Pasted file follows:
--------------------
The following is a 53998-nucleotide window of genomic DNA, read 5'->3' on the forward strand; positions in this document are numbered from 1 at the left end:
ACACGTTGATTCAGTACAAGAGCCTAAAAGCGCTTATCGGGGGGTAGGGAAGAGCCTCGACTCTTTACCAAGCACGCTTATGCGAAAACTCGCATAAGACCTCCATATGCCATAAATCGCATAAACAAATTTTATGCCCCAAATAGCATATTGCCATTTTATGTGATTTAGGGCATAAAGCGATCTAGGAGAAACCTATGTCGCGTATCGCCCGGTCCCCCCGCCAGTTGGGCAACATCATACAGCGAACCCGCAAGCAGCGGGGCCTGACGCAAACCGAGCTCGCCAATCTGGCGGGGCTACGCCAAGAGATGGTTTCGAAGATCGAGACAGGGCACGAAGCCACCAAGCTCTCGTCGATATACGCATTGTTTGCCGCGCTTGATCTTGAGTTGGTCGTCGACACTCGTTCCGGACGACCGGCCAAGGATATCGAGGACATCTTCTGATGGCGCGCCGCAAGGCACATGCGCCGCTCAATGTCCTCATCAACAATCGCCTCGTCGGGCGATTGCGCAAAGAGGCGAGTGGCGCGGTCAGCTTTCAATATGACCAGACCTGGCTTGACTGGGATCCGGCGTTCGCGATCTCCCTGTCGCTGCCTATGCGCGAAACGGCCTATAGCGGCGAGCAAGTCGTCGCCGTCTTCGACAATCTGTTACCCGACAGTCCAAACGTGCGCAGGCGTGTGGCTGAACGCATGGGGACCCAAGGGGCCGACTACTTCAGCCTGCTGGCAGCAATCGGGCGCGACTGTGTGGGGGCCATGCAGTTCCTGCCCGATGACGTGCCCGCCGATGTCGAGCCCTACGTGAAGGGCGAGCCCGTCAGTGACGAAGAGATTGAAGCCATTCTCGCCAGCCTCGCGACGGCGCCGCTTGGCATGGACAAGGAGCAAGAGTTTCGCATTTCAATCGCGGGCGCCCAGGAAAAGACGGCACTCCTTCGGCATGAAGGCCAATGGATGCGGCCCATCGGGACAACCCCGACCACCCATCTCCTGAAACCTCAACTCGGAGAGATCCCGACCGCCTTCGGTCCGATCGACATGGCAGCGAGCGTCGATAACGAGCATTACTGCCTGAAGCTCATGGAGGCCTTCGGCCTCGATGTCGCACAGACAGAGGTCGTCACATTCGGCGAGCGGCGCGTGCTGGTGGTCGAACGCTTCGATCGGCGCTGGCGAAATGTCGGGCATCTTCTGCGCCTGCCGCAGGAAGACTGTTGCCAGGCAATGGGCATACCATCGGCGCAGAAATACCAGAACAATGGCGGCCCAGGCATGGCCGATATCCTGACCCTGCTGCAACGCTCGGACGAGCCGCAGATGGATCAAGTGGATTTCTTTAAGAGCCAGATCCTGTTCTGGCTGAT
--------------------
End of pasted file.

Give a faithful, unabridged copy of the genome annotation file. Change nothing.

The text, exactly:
The following is a 53998-nucleotide window of genomic DNA, read 5'->3' on the forward strand; positions in this document are numbered from 1 at the left end:
ACACGTTGATTCAGTACAAGAGCCTAAAAGCGCTTATCGGGGGGTAGGGAAGAGCCTCGACTCTTTACCAAGCACGCTTATGCGAAAACTCGCATAAGACCTCCATATGCCATAAATCGCATAAACAAATTTTATGCCCCAAATAGCATATTGCCATTTTATGTGATTTAGGGCATAAAGCGATCTAGGAGAAACCTATGTCGCGTATCGCCCGGTCCCCCCGCCAGTTGGGCAACATCATACAGCGAACCCGCAAGCAGCGGGGCCTGACGCAAACCGAGCTCGCCAATCTGGCGGGGCTACGCCAAGAGATGGTTTCGAAGATCGAGACAGGGCACGAAGCCACCAAGCTCTCGTCGATATACGCATTGTTTGCCGCGCTTGATCTTGAGTTGGTCGTCGACACTCGTTCCGGACGACCGGCCAAGGATATCGAGGACATCTTCTGATGGCGCGCCGCAAGGCACATGCGCCGCTCAATGTCCTCATCAACAATCGCCTCGTCGGGCGATTGCGCAAAGAGGCGAGTGGCGCGGTCAGCTTTCAATATGACCAGACCTGGCTTGACTGGGATCCGGCGTTCGCGATCTCCCTGTCGCTGCCTATGCGCGAAACGGCCTATAGCGGCGAGCAAGTCGTCGCCGTCTTCGACAATCTGTTACCCGACAGTCCAAACGTGCGCAGGCGTGTGGCTGAACGCATGGGGACCCAAGGGGCCGACTACTTCAGCCTGCTGGCAGCAATCGGGCGCGACTGTGTGGGGGCCATGCAGTTCCTGCCCGATGACGTGCCCGCCGATGTCGAGCCCTACGTGAAGGGCGAGCCCGTCAGTGACGAAGAGATTGAAGCCATTCTCGCCAGCCTCGCGACGGCGCCGCTTGGCATGGACAAGGAGCAAGAGTTTCGCATTTCAATCGCGGGCGCCCAGGAAAAGACGGCACTCCTTCGGCATGAAGGCCAATGGATGCGGCCCATCGGGACAACCCCGACCACCCATCTCCTGAAACCTCAACTCGGAGAGATCCCGACCGCCTTCGGTCCGATCGACATGGCAGCGAGCGTCGATAACGAGCATTACTGCCTGAAGCTCATGGAGGCCTTCGGCCTCGATGTCGCACAGACAGAGGTCGTCACATTCGGCGAGCGGCGCGTGCTGGTGGTCGAACGCTTCGATCGGCGCTGGCGAAATGTCGGGCATCTTCTGCGCCTGCCGCAGGAAGACTGTTGCCAGGCAATGGGCATACCATCGGCGCAGAAATACCAGAACAATGGCGGCCCAGGCATGGCCGATATCCTGACCCTGCTGCAACGCTCGGACGAGCCGCAGATGGATCAAGTGGATTTCTTTAAGAGCCAGATCCTGTTCTGGCTGAT